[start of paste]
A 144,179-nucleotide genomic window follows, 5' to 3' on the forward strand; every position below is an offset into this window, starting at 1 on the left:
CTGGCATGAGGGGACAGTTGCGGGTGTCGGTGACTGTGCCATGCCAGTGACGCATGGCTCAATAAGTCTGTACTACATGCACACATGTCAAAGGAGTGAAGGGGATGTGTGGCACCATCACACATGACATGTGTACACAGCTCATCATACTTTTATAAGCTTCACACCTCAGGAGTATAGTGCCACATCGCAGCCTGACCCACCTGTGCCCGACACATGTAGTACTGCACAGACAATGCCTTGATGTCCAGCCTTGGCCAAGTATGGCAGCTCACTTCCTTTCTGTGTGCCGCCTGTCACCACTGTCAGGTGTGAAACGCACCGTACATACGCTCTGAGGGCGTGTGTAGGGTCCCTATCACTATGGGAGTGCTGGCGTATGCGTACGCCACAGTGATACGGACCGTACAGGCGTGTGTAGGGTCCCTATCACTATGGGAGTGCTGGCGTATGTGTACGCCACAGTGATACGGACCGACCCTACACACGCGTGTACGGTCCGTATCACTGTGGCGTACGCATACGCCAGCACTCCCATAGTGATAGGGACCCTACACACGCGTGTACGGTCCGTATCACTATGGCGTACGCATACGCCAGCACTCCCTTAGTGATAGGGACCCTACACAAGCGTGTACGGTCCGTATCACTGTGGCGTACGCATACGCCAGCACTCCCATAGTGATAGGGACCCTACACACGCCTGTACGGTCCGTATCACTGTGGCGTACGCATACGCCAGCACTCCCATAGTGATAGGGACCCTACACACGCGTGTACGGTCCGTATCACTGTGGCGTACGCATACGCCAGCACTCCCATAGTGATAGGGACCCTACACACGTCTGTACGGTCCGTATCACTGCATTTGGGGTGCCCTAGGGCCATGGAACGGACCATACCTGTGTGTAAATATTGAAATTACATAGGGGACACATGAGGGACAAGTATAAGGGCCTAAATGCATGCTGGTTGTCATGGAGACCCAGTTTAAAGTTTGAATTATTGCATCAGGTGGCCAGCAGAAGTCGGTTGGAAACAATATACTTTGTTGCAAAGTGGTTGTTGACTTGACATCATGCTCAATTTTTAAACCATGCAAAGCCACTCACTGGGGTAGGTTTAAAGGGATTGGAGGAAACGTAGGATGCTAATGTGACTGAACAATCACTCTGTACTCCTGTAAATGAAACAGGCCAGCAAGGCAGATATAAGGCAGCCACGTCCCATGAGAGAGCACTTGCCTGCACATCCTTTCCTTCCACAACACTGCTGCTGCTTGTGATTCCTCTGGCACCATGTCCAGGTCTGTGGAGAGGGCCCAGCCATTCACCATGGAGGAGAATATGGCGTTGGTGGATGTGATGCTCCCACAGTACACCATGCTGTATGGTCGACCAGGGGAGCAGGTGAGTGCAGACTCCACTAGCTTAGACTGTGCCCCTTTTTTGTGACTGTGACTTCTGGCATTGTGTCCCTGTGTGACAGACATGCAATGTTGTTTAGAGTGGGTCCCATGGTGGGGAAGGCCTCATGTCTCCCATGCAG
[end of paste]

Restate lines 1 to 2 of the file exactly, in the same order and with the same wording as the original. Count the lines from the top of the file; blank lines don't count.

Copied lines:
A 144,179-nucleotide genomic window follows, 5' to 3' on the forward strand; every position below is an offset into this window, starting at 1 on the left:
CTGGCATGAGGGGACAGTTGCGGGTGTCGGTGACTGTGCCATGCCAGTGACGCATGGCTCAATAAGTCTGTACTACATGCACACATGTCAAAGGAGTGAAGGGGATGTGTGGCACCATCACACATGACATGTGTACACAGCTCATCATACTTTTATAAGCTTCACACCTCAGGAGTATAGTGCCACATCGCAGCCTGACCCACCTGTGCCCGACACATGTAGTACTGCACAGACAATGCCTTGATGTCCAGCCTTGGCCAAGTATGGCAGCTCACTTCCTTTCTGTGTGCCGCCTGTCACCACTGTCAGGTGTGAAACGCACCGTACATACGCTCTGAGGGCGTGTGTAGGGTCCCTATCACTATGGGAGTGCTGGCGTATGCGTACGCCACAGTGATACGGACCGTACAGGCGTGTGTAGGGTCCCTATCACTATGGGAGTGCTGGCGTATGTGTACGCCACAGTGATACGGACCGACCCTACACACGCGTGTACGGTCCGTATCACTGTGGCGTACGCATACGCCAGCACTCCCATAGTGATAGGGACCCTACACACGCGTGTACGGTCCGTATCACTATGGCGTACGCATACGCCAGCACTCCCTTAGTGATAGGGACCCTACACAAGCGTGTACGGTCCGTATCACTGTGGCGTACGCATACGCCAGCACTCCCATAGTGATAGGGACCCTACACACGCCTGTACGGTCCGTATCACTGTGGCGTACGCATACGCCAGCACTCCCATAGTGATAGGGACCCTACACACGCGTGTACGGTCCGTATCACTGTGGCGTACGCATACGCCAGCACTCCCATAGTGATAGGGACCCTACACACGTCTGTACGGTCCGTATCACTGCATTTGGGGTGCCCTAGGGCCATGGAACGGACCATACCTGTGTGTAAATATTGAAATTACATAGGGGACACATGAGGGACAAGTATAAGGGCCTAAATGCATGCTGGTTGTCATGGAGACCCAGTTTAAAGTTTGAATTATTGCATCAGGTGGCCAGCAGAAGTCGGTTGGAAACAATATACTTTGTTGCAAAGTGGTTGTTGACTTGACATCATGCTCAATTTTTAAACCATGCAAAGCCACTCACTGGGGTAGGTTTAAAGGGATTGGAGGAAACGTAGGATGCTAATGTGACTGAACAATCACTCTGTACTCCTGTAAATGAAACAGGCCAGCAAGGCAGATATAAGGCAGCCACGTCCCATGAGAGAGCACTTGCCTGCACATCCTTTCCTTCCACAACACTGCTGCTGCTTGTGATTCCTCTGGCACCATGTCCAGGTCTGTGGAGAGGGCCCAGCCATTCACCATGGAGGAGAATATGGCGTTGGTGGATGTGATGCTCCCACAGTACACCATGCTGTATGGTCGACCAGGGGAGCAGGTGAGTGCAGACTCCACTAGCTTAGACTGTGCCCCTTTTTTGTGACTGTGACTTCTGGCATTGTGTCCCTGTGTGACAGACATGCAATGTTGTTTAGAGTGGGTCCCATGGTGGGGAAGGCCTCATGTCTCCCATGCAG